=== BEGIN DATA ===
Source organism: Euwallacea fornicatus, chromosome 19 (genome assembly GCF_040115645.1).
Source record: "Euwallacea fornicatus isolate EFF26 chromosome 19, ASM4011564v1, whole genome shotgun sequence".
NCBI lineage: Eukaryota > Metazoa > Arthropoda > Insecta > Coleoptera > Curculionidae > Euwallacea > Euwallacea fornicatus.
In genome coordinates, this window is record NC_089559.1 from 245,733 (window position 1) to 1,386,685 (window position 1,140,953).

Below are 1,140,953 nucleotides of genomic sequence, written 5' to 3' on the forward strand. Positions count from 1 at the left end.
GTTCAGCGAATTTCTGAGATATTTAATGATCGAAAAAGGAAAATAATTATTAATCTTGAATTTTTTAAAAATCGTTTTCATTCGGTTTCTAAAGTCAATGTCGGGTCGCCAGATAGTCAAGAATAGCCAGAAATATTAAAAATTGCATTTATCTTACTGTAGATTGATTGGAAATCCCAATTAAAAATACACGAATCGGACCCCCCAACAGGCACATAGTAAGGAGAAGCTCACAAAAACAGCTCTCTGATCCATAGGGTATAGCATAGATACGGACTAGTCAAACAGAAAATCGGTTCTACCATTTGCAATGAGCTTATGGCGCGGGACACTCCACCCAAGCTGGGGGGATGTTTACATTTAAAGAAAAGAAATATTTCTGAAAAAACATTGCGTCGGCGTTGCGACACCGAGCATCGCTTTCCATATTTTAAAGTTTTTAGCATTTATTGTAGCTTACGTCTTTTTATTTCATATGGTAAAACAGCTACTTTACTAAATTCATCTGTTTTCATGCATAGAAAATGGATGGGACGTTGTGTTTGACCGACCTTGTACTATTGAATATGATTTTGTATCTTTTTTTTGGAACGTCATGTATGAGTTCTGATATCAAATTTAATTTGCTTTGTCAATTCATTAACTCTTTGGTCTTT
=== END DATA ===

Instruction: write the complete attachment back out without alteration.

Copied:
Source organism: Euwallacea fornicatus, chromosome 19 (genome assembly GCF_040115645.1).
Source record: "Euwallacea fornicatus isolate EFF26 chromosome 19, ASM4011564v1, whole genome shotgun sequence".
NCBI lineage: Eukaryota > Metazoa > Arthropoda > Insecta > Coleoptera > Curculionidae > Euwallacea > Euwallacea fornicatus.
In genome coordinates, this window is record NC_089559.1 from 245,733 (window position 1) to 1,386,685 (window position 1,140,953).

Below are 1,140,953 nucleotides of genomic sequence, written 5' to 3' on the forward strand. Positions count from 1 at the left end.
GTTCAGCGAATTTCTGAGATATTTAATGATCGAAAAAGGAAAATAATTATTAATCTTGAATTTTTTAAAAATCGTTTTCATTCGGTTTCTAAAGTCAATGTCGGGTCGCCAGATAGTCAAGAATAGCCAGAAATATTAAAAATTGCATTTATCTTACTGTAGATTGATTGGAAATCCCAATTAAAAATACACGAATCGGACCCCCCAACAGGCACATAGTAAGGAGAAGCTCACAAAAACAGCTCTCTGATCCATAGGGTATAGCATAGATACGGACTAGTCAAACAGAAAATCGGTTCTACCATTTGCAATGAGCTTATGGCGCGGGACACTCCACCCAAGCTGGGGGGATGTTTACATTTAAAGAAAAGAAATATTTCTGAAAAAACATTGCGTCGGCGTTGCGACACCGAGCATCGCTTTCCATATTTTAAAGTTTTTAGCATTTATTGTAGCTTACGTCTTTTTATTTCATATGGTAAAACAGCTACTTTACTAAATTCATCTGTTTTCATGCATAGAAAATGGATGGGACGTTGTGTTTGACCGACCTTGTACTATTGAATATGATTTTGTATCTTTTTTTTGGAACGTCATGTATGAGTTCTGATATCAAATTTAATTTGCTTTGTCAATTCATTAACTCTTTGGTCTTT